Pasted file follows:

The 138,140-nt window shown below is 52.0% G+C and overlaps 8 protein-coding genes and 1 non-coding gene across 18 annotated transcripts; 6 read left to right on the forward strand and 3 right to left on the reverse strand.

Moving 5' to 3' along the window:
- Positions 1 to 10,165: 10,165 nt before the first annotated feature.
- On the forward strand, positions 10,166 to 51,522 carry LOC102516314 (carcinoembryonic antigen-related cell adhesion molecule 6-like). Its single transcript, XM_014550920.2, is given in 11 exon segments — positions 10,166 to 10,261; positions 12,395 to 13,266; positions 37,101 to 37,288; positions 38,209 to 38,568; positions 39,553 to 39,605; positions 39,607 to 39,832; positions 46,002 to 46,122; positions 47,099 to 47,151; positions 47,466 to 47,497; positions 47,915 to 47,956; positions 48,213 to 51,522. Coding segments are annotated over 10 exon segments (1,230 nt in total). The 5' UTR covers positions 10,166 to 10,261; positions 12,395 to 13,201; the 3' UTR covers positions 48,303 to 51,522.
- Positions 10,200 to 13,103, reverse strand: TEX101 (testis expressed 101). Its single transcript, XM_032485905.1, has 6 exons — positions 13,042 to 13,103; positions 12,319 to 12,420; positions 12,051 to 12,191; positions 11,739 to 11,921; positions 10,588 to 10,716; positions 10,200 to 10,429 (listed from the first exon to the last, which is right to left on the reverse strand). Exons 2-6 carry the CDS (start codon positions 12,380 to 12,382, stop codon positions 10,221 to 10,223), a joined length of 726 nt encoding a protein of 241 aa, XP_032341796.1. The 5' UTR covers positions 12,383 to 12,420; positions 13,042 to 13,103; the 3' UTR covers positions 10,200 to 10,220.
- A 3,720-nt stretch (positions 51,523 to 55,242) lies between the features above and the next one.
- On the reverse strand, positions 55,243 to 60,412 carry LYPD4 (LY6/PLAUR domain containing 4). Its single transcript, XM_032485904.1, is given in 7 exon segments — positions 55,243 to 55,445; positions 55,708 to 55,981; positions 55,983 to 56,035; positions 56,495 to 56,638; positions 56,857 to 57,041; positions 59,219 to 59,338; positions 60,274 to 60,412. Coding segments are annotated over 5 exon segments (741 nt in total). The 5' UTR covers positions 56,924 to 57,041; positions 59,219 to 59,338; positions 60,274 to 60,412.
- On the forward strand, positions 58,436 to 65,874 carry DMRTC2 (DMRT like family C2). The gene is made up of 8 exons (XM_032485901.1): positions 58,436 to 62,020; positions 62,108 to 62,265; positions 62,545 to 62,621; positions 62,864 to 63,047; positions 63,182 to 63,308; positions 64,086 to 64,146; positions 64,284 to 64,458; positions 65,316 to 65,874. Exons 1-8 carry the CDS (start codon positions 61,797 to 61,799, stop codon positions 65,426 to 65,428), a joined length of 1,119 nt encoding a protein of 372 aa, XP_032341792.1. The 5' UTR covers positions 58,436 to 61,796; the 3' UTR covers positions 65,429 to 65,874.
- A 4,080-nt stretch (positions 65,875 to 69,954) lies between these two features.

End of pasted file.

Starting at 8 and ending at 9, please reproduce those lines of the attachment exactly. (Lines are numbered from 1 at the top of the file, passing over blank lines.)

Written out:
- On the forward strand, positions 58,436 to 65,874 carry DMRTC2 (DMRT like family C2). The gene is made up of 8 exons (XM_032485901.1): positions 58,436 to 62,020; positions 62,108 to 62,265; positions 62,545 to 62,621; positions 62,864 to 63,047; positions 63,182 to 63,308; positions 64,086 to 64,146; positions 64,284 to 64,458; positions 65,316 to 65,874. Exons 1-8 carry the CDS (start codon positions 61,797 to 61,799, stop codon positions 65,426 to 65,428), a joined length of 1,119 nt encoding a protein of 372 aa, XP_032341792.1. The 5' UTR covers positions 58,436 to 61,796; the 3' UTR covers positions 65,429 to 65,874.
- A 4,080-nt stretch (positions 65,875 to 69,954) lies between these two features.